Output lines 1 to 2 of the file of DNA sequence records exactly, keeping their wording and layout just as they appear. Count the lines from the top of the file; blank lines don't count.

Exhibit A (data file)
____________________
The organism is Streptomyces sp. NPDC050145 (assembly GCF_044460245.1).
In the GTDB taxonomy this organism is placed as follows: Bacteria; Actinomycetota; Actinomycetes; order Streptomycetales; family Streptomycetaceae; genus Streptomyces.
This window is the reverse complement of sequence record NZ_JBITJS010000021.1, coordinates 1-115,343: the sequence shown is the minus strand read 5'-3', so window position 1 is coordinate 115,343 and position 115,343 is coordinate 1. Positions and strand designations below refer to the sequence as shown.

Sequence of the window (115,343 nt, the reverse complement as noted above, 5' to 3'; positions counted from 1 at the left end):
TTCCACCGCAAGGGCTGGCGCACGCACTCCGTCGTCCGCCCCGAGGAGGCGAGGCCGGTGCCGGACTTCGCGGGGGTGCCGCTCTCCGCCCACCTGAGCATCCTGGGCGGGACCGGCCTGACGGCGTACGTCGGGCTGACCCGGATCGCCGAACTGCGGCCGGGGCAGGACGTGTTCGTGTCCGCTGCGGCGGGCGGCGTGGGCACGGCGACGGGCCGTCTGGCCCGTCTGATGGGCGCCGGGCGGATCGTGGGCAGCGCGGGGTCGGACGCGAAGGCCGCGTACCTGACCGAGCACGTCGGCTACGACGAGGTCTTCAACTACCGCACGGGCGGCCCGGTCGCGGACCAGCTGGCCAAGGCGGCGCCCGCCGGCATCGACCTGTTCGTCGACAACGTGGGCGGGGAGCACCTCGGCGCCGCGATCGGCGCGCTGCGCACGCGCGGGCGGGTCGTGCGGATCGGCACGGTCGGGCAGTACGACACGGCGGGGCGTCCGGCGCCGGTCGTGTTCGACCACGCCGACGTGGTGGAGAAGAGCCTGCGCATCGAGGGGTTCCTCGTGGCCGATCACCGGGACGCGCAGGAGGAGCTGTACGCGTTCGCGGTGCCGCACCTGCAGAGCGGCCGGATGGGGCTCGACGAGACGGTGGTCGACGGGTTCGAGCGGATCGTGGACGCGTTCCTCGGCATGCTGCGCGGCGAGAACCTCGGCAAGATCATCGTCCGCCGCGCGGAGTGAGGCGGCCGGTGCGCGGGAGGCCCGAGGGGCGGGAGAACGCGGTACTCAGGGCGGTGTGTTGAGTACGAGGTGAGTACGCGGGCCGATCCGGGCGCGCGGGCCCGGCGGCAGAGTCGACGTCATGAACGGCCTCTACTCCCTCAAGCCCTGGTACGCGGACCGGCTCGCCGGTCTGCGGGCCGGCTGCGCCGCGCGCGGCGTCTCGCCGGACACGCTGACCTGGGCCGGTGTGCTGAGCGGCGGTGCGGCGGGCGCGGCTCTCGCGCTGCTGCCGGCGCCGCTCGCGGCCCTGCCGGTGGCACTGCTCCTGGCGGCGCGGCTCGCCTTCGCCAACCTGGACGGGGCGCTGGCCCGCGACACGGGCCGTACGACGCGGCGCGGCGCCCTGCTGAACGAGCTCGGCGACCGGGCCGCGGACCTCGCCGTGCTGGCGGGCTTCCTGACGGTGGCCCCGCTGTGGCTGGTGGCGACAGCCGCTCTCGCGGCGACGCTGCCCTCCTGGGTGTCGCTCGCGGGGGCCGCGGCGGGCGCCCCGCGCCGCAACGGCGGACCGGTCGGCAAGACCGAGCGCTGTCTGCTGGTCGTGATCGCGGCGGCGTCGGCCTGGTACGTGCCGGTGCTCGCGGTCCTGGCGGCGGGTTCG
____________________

The organism is Streptomyces sp. NPDC050145 (assembly GCF_044460245.1).
In the GTDB taxonomy this organism is placed as follows: Bacteria; Actinomycetota; Actinomycetes; order Streptomycetales; family Streptomycetaceae; genus Streptomyces.